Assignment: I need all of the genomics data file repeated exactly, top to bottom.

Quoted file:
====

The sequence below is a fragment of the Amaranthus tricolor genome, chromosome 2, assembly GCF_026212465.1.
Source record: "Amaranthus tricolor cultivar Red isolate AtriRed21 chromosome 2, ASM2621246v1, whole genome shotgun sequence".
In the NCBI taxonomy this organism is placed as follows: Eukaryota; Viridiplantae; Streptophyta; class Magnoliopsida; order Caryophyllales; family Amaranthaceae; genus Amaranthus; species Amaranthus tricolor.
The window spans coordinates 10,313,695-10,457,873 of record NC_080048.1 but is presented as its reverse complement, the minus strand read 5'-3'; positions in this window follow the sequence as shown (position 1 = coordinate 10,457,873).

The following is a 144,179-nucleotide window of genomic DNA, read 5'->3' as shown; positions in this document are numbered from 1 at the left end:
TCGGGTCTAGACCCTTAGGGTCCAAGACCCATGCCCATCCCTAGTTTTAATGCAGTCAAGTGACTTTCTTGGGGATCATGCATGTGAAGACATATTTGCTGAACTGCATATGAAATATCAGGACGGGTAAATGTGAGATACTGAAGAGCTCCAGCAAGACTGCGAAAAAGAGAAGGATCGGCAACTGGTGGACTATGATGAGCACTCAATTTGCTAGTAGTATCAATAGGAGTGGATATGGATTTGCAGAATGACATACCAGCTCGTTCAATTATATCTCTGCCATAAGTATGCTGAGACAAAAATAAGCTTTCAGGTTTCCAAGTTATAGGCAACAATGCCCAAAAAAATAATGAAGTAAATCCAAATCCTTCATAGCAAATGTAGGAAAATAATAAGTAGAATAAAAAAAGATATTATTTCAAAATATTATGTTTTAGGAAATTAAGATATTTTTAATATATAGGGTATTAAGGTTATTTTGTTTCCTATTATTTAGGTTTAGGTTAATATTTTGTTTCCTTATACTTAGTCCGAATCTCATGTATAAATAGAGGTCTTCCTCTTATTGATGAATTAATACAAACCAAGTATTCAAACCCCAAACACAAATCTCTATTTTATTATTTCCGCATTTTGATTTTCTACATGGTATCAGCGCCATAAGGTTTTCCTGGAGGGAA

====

The sequence below is a fragment of the Amaranthus tricolor genome, chromosome 2, assembly GCF_026212465.1.
Source record: "Amaranthus tricolor cultivar Red isolate AtriRed21 chromosome 2, ASM2621246v1, whole genome shotgun sequence".
In the NCBI taxonomy this organism is placed as follows: Eukaryota; Viridiplantae; Streptophyta; class Magnoliopsida; order Caryophyllales; family Amaranthaceae; genus Amaranthus; species Amaranthus tricolor.
The window spans coordinates 10,313,695-10,457,873 of record NC_080048.1 but is presented as its reverse complement, the minus strand read 5'-3'; positions in this window follow the sequence as shown (position 1 = coordinate 10,457,873).

The following is a 144,179-nucleotide window of genomic DNA, read 5'->3' as shown; positions in this document are numbered from 1 at the left end:
TCGGGTCTAGACCCTTAGGGTCCAAGACCCATGCCCATCCCTAGTTTTAATGCAGTCAAGTGACTTTCTTGGGGATCATGCATGTGAAGACATATTTGCTGAACTGCATATGAAATATCAGGACGGGTAAATGTGAGATACTGAAGAGCTCCAGCAAGACTGCGAAAAAGAGAAGGATCGGCAACTGGTGGACTATGATGAGCACTCAATTTGCTAGTAGTATCAATAGGAGTGGATATGGATTTGCAGAATGACATACCAGCTCGTTCAATTATATCTCTGCCATAAGTATGCTGAGACAAAAATAAGCTTTCAGGTTTCCAAGTTATAGGCAACAATGCCCAAAAAAATAATGAAGTAAATCCAAATCCTTCATAGCAAATGTAGGAAAATAATAAGTAGAATAAAAAAAGATATTATTTCAAAATATTATGTTTTAGGAAATTAAGATATTTTTAATATATAGGGTATTAAGGTTATTTTGTTTCCTATTATTTAGGTTTAGGTTAATATTTTGTTTCCTTATACTTAGTCCGAATCTCATGTATAAATAGAGGTCTTCCTCTTATTGATGAATTAATACAAACCAAGTATTCAAACCCCAAACACAAATCTCTATTTTATTATTTCCGCATTTTGATTTTCTACATGGTATCAGCGCCATAAGGTTTTCCTGGAGGGAA